In the so-called Purusha-sukta (Rigv.
9 0) in which the supreme spirit is conceived of as the person or man (purusha), born in the beginning, and consisting of "whatever hath been and whatever shall be," the creation of the visible and invisible universe is represented as originating from an "all-offered" (holocaust) sacrifice in which the Purusha himself forms the offering-material (havis), or, as we might say, the victim.
For this reason the altar, as representative of the universe, is built in five layers, representing earth, air and heaven, and the intermediate regions; and in the centre of the altar-site, below the first layer, on a circular gold plate (the sun), a small golden man (purusha) is laid down with his face looking upwards.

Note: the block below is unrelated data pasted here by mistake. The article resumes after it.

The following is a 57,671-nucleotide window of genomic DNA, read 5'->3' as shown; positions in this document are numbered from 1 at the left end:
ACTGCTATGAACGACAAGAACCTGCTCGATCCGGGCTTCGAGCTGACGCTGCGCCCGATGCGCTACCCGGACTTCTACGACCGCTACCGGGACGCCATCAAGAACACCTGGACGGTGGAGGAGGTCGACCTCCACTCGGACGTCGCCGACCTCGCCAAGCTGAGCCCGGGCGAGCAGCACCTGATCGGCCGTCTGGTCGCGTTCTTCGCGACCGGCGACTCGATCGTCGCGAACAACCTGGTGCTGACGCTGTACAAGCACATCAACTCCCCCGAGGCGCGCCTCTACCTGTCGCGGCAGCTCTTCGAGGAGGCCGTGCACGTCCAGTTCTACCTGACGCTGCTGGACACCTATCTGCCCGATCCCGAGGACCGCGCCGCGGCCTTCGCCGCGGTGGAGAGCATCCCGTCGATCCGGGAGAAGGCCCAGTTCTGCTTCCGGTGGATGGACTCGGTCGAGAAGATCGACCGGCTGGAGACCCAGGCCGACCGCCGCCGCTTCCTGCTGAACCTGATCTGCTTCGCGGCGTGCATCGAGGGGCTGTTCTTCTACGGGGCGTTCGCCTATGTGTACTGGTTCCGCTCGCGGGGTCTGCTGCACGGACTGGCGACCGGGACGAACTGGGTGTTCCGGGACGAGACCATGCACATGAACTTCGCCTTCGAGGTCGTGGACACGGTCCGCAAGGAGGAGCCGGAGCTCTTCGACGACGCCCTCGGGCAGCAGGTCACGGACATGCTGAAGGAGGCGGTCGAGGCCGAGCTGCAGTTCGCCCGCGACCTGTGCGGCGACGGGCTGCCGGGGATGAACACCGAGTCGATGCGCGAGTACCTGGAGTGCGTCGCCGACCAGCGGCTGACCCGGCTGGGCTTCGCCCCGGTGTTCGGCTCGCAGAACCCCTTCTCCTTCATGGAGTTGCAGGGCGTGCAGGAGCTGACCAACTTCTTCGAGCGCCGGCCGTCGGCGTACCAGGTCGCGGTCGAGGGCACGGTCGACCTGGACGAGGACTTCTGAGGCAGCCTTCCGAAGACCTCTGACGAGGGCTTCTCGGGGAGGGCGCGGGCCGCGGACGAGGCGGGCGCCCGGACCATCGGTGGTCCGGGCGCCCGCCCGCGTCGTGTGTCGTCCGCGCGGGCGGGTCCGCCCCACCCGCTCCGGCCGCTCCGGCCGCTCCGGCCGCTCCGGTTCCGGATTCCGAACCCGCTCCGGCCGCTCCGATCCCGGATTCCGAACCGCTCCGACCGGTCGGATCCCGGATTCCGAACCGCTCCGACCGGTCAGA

And now we get the Supreme Lord in his last aspect; nay, his one true and real aspect, in which the sacrificer, on shuffling off this mortal coil, will himself come to share - that of pure intellectuality, pure spirituality - he is Mind: such is the ultimate source of being, the one Self, the Purusha, the Brahman.
The famous Purusha-hymn (R.